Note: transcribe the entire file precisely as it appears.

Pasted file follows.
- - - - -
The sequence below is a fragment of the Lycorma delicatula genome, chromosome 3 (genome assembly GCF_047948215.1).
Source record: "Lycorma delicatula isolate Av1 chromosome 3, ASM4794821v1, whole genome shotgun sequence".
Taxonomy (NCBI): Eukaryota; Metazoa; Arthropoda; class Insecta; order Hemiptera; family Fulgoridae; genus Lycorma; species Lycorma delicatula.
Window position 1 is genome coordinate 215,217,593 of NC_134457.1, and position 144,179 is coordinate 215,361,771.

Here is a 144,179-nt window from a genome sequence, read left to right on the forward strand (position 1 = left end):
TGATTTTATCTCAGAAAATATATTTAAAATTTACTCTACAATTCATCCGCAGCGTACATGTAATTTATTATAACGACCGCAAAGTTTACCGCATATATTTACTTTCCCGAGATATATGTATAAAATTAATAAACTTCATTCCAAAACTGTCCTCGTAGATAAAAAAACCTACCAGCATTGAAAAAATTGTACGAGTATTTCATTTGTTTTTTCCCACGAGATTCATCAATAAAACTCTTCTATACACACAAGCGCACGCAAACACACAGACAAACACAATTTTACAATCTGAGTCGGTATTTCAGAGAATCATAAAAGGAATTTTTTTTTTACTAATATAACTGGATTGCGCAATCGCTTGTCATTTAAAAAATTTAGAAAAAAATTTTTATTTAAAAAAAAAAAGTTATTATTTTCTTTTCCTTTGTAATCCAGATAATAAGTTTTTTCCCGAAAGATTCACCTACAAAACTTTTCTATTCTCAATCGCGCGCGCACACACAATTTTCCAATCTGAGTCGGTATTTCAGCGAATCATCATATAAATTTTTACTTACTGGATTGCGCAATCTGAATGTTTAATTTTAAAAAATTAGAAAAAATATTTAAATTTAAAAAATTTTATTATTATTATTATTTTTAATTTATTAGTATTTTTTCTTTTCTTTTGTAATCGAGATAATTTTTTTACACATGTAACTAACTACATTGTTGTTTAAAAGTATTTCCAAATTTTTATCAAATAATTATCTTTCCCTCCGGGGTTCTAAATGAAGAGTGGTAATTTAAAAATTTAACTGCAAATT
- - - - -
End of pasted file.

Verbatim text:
The sequence below is a fragment of the Lycorma delicatula genome, chromosome 3 (genome assembly GCF_047948215.1).
Source record: "Lycorma delicatula isolate Av1 chromosome 3, ASM4794821v1, whole genome shotgun sequence".
Taxonomy (NCBI): Eukaryota; Metazoa; Arthropoda; class Insecta; order Hemiptera; family Fulgoridae; genus Lycorma; species Lycorma delicatula.
Window position 1 is genome coordinate 215,217,593 of NC_134457.1, and position 144,179 is coordinate 215,361,771.

Here is a 144,179-nt window from a genome sequence, read left to right on the forward strand (position 1 = left end):
TGATTTTATCTCAGAAAATATATTTAAAATTTACTCTACAATTCATCCGCAGCGTACATGTAATTTATTATAACGACCGCAAAGTTTACCGCATATATTTACTTTCCCGAGATATATGTATAAAATTAATAAACTTCATTCCAAAACTGTCCTCGTAGATAAAAAAACCTACCAGCATTGAAAAAATTGTACGAGTATTTCATTTGTTTTTTCCCACGAGATTCATCAATAAAACTCTTCTATACACACAAGCGCACGCAAACACACAGACAAACACAATTTTACAATCTGAGTCGGTATTTCAGAGAATCATAAAAGGAATTTTTTTTTTACTAATATAACTGGATTGCGCAATCGCTTGTCATTTAAAAAATTTAGAAAAAAATTTTTATTTAAAAAAAAAAAGTTATTATTTTCTTTTCCTTTGTAATCCAGATAATAAGTTTTTTCCCGAAAGATTCACCTACAAAACTTTTCTATTCTCAATCGCGCGCGCACACACAATTTTCCAATCTGAGTCGGTATTTCAGCGAATCATCATATAAATTTTTACTTACTGGATTGCGCAATCTGAATGTTTAATTTTAAAAAATTAGAAAAAATATTTAAATTTAAAAAATTTTATTATTATTATTATTTTTAATTTATTAGTATTTTTTCTTTTCTTTTGTAATCGAGATAATTTTTTTACACATGTAACTAACTACATTGTTGTTTAAAAGTATTTCCAAATTTTTATCAAATAATTATCTTTCCCTCCGGGGTTCTAAATGAAGAGTGGTAATTTAAAAATTTAACTGCAAATT